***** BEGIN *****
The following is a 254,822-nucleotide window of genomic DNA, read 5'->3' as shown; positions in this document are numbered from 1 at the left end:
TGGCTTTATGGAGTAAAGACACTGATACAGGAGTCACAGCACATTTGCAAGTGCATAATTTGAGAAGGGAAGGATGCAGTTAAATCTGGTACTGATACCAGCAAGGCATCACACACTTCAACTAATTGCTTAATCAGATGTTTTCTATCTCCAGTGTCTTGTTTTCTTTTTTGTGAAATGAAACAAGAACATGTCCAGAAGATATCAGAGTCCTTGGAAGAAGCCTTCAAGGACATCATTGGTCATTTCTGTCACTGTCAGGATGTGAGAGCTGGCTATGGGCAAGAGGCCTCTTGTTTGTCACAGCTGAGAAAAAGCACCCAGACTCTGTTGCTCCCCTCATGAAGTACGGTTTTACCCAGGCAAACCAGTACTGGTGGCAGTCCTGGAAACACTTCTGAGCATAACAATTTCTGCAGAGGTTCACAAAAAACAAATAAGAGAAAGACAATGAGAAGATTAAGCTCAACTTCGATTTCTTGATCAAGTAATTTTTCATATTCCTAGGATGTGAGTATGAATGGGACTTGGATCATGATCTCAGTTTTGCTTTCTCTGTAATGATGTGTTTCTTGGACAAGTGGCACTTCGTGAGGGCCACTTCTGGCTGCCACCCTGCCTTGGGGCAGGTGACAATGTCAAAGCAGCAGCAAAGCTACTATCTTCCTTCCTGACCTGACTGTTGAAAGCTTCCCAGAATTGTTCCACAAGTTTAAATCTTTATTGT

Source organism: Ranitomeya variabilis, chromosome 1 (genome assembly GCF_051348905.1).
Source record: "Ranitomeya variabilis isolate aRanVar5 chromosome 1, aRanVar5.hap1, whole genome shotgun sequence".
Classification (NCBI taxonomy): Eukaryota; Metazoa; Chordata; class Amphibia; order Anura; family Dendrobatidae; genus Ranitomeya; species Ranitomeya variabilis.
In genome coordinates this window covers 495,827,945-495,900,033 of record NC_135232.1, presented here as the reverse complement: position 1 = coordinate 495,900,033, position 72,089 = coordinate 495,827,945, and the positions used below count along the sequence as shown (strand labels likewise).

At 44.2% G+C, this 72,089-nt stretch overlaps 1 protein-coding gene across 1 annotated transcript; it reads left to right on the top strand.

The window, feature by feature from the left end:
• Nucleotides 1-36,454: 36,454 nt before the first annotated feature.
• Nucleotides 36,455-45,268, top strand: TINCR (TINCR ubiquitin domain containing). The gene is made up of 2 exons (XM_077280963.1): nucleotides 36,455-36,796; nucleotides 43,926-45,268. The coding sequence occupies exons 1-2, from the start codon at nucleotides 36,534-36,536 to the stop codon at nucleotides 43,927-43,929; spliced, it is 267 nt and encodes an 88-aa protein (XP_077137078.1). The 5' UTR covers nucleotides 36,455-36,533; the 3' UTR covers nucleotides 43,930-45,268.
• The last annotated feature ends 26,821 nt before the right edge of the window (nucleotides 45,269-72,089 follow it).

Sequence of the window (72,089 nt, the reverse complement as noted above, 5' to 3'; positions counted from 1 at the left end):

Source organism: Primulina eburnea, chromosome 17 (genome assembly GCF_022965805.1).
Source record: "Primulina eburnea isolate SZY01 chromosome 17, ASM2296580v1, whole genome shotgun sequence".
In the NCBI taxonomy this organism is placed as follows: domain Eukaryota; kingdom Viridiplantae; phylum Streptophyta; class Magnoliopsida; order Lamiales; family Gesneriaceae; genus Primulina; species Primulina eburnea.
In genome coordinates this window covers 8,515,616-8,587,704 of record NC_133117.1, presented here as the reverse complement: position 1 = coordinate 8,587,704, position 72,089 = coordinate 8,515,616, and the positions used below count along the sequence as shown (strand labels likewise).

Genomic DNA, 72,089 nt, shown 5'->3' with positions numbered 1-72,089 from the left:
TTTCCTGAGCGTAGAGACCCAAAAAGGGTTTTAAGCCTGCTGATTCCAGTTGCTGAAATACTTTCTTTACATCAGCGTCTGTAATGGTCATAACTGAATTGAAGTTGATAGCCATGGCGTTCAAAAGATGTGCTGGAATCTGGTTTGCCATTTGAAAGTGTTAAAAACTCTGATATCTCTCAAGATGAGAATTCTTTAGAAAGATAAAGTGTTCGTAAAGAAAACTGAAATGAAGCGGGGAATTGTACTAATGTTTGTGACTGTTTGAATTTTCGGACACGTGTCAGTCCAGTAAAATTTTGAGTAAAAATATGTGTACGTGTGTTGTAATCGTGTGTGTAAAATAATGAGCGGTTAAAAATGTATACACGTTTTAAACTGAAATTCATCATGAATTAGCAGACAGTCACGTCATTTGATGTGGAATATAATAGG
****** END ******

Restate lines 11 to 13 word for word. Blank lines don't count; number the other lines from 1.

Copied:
• The last annotated feature ends 26,821 nt before the right edge of the window (nucleotides 45,269-72,089 follow it).

Sequence of the window (72,089 nt, the reverse complement as noted above, 5' to 3'; positions counted from 1 at the left end):

Source organism: Primulina eburnea, chromosome 17 (genome assembly GCF_022965805.1).